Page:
August D. Hammonds is an audit partner in Ernst & Young’s Atlanta office, where she coordinates global services for SEC registrants, including the execution of integrated audits of the financial statements and internal control over financial reporting, coordinating services related to major transactions and periodic SEC filings. She has more than 20 years of experience providing professional services to public and private companies primarily in the consumer products & retail and building products industries. August is a member of the Lumbee American Indian Tribe of North Carolina.
Brett Jewkes leads the development and execution of internal and external marketing communications strategies across the Blank Family of Businesses (BFOB) portfolio, which includes the NFL’s Atlanta Falcons, Atlanta United of MLS, Mercedes-Benz Stadium, PGA Superstore, and the Arthur M. Blank Family Foundation. As BFOB’s Chief Brand and Communications Officer, Brett provides strategic communications counsel to founder and chairman, Arthur M. Blank, CEO Steve Cannon, and the leaders of each business and the foundation.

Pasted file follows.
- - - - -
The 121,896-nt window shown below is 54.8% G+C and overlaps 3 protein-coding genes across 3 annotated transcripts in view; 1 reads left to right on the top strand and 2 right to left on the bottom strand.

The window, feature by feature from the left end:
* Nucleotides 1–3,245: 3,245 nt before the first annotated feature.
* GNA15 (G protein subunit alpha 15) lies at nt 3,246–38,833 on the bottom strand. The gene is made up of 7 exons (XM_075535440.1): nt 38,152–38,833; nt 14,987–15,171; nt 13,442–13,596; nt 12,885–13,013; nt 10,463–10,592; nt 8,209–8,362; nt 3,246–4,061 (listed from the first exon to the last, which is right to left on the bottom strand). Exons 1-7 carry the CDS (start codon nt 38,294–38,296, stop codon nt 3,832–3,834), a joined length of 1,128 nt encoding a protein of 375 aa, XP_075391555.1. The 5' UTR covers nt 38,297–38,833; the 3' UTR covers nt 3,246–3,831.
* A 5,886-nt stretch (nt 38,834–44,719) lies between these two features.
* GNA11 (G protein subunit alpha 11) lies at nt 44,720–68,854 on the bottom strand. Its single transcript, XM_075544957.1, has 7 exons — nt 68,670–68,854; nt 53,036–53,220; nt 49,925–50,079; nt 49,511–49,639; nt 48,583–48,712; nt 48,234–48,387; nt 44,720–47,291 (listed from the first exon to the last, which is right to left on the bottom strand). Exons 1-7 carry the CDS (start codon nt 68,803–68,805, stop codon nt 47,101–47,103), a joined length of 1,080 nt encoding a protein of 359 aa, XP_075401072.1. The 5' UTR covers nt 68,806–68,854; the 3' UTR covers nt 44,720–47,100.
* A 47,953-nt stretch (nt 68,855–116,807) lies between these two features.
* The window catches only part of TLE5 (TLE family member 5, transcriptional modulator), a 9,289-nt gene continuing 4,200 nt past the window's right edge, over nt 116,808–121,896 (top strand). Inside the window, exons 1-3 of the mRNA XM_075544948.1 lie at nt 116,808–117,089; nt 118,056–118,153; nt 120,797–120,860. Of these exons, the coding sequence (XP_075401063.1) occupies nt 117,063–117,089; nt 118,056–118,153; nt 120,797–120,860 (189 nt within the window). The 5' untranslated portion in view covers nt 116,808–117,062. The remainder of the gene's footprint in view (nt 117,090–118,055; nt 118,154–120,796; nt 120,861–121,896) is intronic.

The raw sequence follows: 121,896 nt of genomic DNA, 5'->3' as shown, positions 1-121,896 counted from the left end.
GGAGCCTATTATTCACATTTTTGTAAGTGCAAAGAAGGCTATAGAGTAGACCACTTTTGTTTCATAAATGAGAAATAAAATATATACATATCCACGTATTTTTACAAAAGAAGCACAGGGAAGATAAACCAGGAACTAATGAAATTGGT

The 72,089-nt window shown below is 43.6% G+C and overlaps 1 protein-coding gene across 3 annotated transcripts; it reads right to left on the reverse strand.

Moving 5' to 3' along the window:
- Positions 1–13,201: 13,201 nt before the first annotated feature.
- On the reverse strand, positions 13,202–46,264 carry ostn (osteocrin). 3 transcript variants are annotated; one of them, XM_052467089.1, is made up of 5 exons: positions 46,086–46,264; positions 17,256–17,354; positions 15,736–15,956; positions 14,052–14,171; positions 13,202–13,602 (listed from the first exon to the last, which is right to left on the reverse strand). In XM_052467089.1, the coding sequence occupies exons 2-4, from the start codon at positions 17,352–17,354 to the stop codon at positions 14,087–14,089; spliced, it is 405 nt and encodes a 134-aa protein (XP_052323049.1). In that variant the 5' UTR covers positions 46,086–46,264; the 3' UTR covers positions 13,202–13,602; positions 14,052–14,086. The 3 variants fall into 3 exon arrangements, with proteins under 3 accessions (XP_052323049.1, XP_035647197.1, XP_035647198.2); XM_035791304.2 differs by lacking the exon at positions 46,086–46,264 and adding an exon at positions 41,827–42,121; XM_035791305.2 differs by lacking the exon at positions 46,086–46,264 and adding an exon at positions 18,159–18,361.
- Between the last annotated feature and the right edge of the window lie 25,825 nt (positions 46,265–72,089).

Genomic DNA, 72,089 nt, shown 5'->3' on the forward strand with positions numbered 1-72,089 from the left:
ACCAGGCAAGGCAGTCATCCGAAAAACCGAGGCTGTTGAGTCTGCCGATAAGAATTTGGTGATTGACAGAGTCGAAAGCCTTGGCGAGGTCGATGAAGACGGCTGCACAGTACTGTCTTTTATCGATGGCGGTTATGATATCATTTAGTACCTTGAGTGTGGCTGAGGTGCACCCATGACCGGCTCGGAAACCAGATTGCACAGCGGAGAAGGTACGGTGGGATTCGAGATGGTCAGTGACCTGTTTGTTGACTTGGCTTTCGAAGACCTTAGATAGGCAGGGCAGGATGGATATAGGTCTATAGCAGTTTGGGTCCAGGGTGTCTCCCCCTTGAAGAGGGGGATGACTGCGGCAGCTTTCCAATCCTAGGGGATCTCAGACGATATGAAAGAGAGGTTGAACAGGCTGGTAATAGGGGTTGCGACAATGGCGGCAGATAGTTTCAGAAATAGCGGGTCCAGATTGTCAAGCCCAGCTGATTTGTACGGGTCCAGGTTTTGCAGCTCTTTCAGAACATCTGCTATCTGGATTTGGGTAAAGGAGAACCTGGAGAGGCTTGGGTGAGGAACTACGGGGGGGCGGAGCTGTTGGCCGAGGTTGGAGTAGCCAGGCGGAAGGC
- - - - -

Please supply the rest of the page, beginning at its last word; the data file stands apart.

Michelle Moorehead, Vice President of Global licensing and Retail for The Coca-Cola Company, oversees world-wide licensed product sales, company owned retail (both stores and ecommerce), and the company’s World of Coca-Cola tourist attraction. Michelle previously held senior general management, marketing and strategy leadership roles at Reebok, Nike, and Target. She has also led client advisory work at McKinsey & Company and Forrester Research.